Applications are invited for an EPSRC funded PhD studentship in Dr. James Garnett’s group at Queen Mary University of London.
Background: the research activity of the group is focused on understanding the key virulence traits of bacteria that allow them to establish infection and persist within the host and the environment. Many Gram-negative bacterial pathogens use a type-II secretion system (T2SS), a syringe-like mechanism, to transport protein substrates into their surroundings. These exported substrates have diverse roles including the formation/establishment of biofilms, subversion of host responses to infection and promoting intracellular host invasion/survival. Mutational analyses of several substrates belonging to different bacteria indicate that residues essential for secretion are distantly located and come together to form a conformational structure upon folding. However, with mutation-based approaches it is difficult to uncouple these events and as the T2SS targeting motif is a 3-dimensional one, a high-resolution structural strategy is essential. My group is currently focused on the molecular details of how substrates of the T2SS are recognized during secretion, as understanding this mechanism may provide new targets for the development of novel compounds in the fight against emerging antibacterial resistance. Our group takes a multidisciplinary approach in our research using a range of complementary structural biology procedures (X-ray crystallography, solution state NMR and SAXS) coupled with cellular, biochemical and other biophysical techniques. We also have strong links with the MRC Biomedical NMR Centre, the University of Birmingham HWB-NMR Centre, the Diamond Light Source synchrotron and Imperial College London. This provides an excellent training environment and the intellectual framework for a talented, postgraduate student to deliver a deeper understanding of the mechanisms that bacterial pathogens employ in the establishment of infections and persitence within the host/environment.
(i) To determine the atomic structures of substrate/T2SS complexes
(ii) To study conformational changes within the T2SS upon substrate recognition
(iii) To confirm that these interactions are common in several bacterial T2SSs
Techniques and Training: the successful candidate will be trained in a wide range of biochemical and biophysical techniques to study T2SS proteins, including cloning, large-scale protein purification, X-ray crystallography, solution state NMR, SAXS, ITC, Biacore, DSF etc. Moreover, there will also be the opportunity to perform in vitro functional and also in vivo cell interaction assays, and the student will gain experience in Unix-based operating systems. The training will also include the development of skills essential for career progression, including management of research projects, presentation and writing skills. The aim is to equip the successful candidate with techiques and papers on which they can build a strong research career.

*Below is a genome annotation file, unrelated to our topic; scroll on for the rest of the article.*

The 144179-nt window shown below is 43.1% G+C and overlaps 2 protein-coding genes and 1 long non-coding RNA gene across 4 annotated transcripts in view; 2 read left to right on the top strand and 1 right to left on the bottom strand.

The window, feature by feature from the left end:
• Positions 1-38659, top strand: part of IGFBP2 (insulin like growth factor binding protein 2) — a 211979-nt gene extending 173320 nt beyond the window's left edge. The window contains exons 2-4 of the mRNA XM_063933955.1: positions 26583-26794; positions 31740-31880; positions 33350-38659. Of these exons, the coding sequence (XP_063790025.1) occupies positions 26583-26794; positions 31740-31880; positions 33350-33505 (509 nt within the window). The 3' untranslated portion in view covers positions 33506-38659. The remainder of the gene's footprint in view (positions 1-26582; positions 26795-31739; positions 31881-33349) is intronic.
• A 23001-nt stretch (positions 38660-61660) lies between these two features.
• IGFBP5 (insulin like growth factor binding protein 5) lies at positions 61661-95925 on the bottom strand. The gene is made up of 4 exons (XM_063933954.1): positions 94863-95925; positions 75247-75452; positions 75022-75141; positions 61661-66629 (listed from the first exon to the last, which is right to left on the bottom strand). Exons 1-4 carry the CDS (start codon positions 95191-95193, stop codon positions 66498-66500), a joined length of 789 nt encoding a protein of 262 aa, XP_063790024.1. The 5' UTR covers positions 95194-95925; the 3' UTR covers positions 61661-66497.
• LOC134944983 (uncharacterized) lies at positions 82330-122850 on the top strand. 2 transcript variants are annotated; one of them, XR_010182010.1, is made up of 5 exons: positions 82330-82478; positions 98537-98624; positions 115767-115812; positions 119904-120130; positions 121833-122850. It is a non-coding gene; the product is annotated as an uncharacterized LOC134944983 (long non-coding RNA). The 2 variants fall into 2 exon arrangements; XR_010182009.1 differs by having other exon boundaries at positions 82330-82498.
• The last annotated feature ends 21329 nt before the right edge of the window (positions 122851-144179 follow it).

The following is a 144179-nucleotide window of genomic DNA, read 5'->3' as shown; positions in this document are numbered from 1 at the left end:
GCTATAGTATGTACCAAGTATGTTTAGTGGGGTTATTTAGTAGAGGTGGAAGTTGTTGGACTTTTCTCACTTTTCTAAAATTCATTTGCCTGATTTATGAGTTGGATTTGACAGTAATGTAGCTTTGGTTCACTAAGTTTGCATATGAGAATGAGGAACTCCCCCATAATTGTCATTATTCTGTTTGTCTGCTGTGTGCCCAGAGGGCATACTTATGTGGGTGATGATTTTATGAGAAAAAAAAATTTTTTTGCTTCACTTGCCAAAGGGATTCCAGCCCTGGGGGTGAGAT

Environment: Queen Mary University of London is a member of the Russell group and is one of the leading research-focused institutions in the UK. All PhD students and post-doctoral researchers are part of the QMUL Doctoral College, which provides support with high-quality training and career development activities.
Application: for informal enquires please contact Dr. Garnett and include your CV, a covering letter explaining eligibility and interest in the project and the contact details of two academic referees.
This EPSRC studentship will cover tutition fees and provide an annual tax-free maintenance allowance for 3.5 years at Research Councils UK rates. For eligibility for EPSRC studentship funding please see: https://www.epsrc.ac.uk/skills/students/help/eligibility. Candidates must have, or expect to have, a first or upper-second class degree in Biochemistry, Chemistry, or related subject appropriate for this project. An MSc in appropriate subject and laboratory experience may be an advantage, but are not essential.
Korotkov, KV, Sandkvist, M. & Hol, WG: The type II secretion system: biogenesis, molecular architecture and mechanism. Nature Rev. Microbiol. 10 (2012) 336-51.
Cianciotto, NP: Many substrates and functions of type II secretion: lessons learned from Legionella pneumophila. Future Microbiol. 4 (2009) 797–805.
Garnett, JA & Matthews, S: Interactions in bacterial biofilm development: a structural perspective. Curr. Prot. Pept. Sci. 13 (2012) 739-755.
Pakharukova, N, Garnett, JA, Tuittila, M, Paavilainen, S, et al: Structural insight into archaic and alternative chaperone-usher pathways reveals a novel mechanism of pilus biogenesis. PLoS Path. 11, (2015) e1005269.
Garnett, JA, Martínez-Santos, VI, Saldaña, Z, Pape, T, et al: Structural insights into the biogenesis and biofilm formation by the E. coli common pilus. PNAS 109 (2012) 3950-3955.
Miliara, X, Garnett, JA, Tatsuta, T, Abid, A, et al: Structural insight into the TRIAP1/PRELI-like domain family of mitochondrial phospholipid transfer complexes. EMBO Rep. 16 (2015) 824-35.
Garnett, JA, Muhl, M, Douse, C, Busch, B, et al: Pseudomonas aeruginosa Tps4 two-partner secretion system is involved in CupB5 translocation. Prot. Sci. 24 (2015) 670-687.
How good is research at Queen Mary University of London in Chemistry?
FTE Category A staff submitted: 14.00
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